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Star Trek: Enterprise – Strange New World (Review)

Next year, Star Trek is fifty years old. We have some special stuff planned for that, but – in the meantime – we’re reviewing all of Star Trek: Enterprise this year as something of a prequel to that anniversary. This January, we’re doing the first season. Check back daily for the latest review.

Strange New World is the first episode of Star Trek: Enterprise to come from a writing team other than Brannon Braga and Rick Berman. Berman and Braga would dominate the writing credits for the first season. Even when the final teleplay was credited to another writer or writing team, there was often a “story by” credit given to Berman and Braga. Braga himself has conceded that he essentially re-wrote all of the episodes of the first season.

Still, Strange New World is credited to the writing team of Mike Sussman and Phyllis Strong. Both had worked on Star Trek: Voyager before migrated to Star Trek: Enterprise along with André Bormanis. Sussman had pitched the story for Meld and worked on a number of solo stories and scripts before teaming with Strong on the seventh and final season of the show. The two would remain a writing team for the first two seasons of Star Trek: Enterprise, hitting their stride with some of the strongest episodes of the troubled second season.

Picture perfect...

Picture perfect…

Strange New World is an interesting début for the pair. On the hand, it is a story that celebrates the unique place of Star Trek: Enterprise in the Star Trek pantheon. It’s a story about how great it must be to set foot on an alien planet, and how wondrous it must be to breath air from outside our atmosphere. With its emphasis on shuttlepods and primitive transporters, it does remain relatively true to the prequel premise of Enterprise.

On the other hand, Strange New World is a very familiar Star Trek template. Indeed, it’s a very familiar first season template. It’s the episode where the crew of the ship are exposed to some strange outside force that makes them all act out of character. It’s something of a Star Trek standard. The original Star Trek had The Naked Time and Star Trek: The Next Generation had The Naked Now, while Star Trek: Deep Space Nine had both Babel and Dramatis Personae. In many ways, Strange New World feels like a familiar old story.

Strange yellow daisy fields forever...

Strange yellow daisy fields forever…

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Tintin: The Crab With the Golden Claws (Review)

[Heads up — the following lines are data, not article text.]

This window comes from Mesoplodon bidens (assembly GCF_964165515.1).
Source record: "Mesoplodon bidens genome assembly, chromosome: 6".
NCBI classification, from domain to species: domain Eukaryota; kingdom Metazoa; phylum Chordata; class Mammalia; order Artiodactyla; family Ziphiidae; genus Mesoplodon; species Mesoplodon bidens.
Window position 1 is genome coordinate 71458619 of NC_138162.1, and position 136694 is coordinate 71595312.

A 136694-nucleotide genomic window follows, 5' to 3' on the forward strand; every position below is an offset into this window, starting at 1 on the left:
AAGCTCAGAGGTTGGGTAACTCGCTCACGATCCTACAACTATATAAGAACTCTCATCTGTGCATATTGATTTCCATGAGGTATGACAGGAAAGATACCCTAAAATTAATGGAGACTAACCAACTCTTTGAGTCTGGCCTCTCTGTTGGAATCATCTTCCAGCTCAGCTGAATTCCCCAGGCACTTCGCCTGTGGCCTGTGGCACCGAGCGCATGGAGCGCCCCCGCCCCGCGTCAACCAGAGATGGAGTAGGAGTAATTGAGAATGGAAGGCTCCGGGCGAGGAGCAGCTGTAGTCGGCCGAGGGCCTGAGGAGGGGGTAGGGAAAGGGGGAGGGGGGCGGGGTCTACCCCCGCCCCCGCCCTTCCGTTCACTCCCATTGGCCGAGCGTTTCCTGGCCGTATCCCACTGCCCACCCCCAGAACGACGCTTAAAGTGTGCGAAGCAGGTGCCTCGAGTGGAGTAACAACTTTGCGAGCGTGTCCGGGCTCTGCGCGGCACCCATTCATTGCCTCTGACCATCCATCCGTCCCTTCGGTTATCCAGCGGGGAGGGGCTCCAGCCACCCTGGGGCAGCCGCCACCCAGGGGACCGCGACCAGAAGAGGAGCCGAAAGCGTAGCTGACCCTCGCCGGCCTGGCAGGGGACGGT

In the lead-up to the release of The Adventures of Tintin: The Secret of the Unicorn, I’m going to be taking a look at Hergé’s celebrated comic book character, from his humble beginnings through to the incomplete post-modern finale. I hope you enjoy the ride.

The Crab With the Golden Claws is the first of three Tintin stories that were used as the basis of Steven Spielberg’s upcoming The Adventures of Tintin: The Secret of the Unicorn (the other two being, obviously, The Secret of the Unicorn and its sequel, Red Rackham’s Treasure). The Crab With the Golden Claws was originally written during the Nazi occupation of Belgium, when Hergé feared that his then on-going storyline The Land of Black Gold would have proved too politically charged for the country’s new governing force. So the adventure was essentially written as filler, a bit of light entertainment to take the minds of his headers as far away from the political reality as possible. And it certainly succeeds as one of the lighter and brisker adventures in the series, with one major addition to the franchise’s mythos in the form of Captain Archibald Haddock.

This could be the start of a beautiful friendship...

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Tintin: The Blue Lotus (Review)

In the lead-up to the release of The Adventures of Tintin: The Secret of the Unicorn, I’m going to be taking a look at Hergé’s celebrated comic book character, from his humble beginnings through to the incomplete post-modern finale. I hope you enjoy the ride.

The Blue Lotus is regarded as something of a turning point for Hergé’s boy reporter. The cartoonist, apparently urged by those close to him, decided that – rather than basing his depiction of China on a collection of pop culture stereotypes (as he had done in Tintin in America) – he would undertake a considerable amount of research in order to ensure that the story was as respectful and faithful to Chinese culture as might have been possible. Indeed, the Chinese boy who Tintin befriends, Chang Chong-Chen, is named in honour of one of the students who helped him in coming to understand the Far East.

East of Eden...

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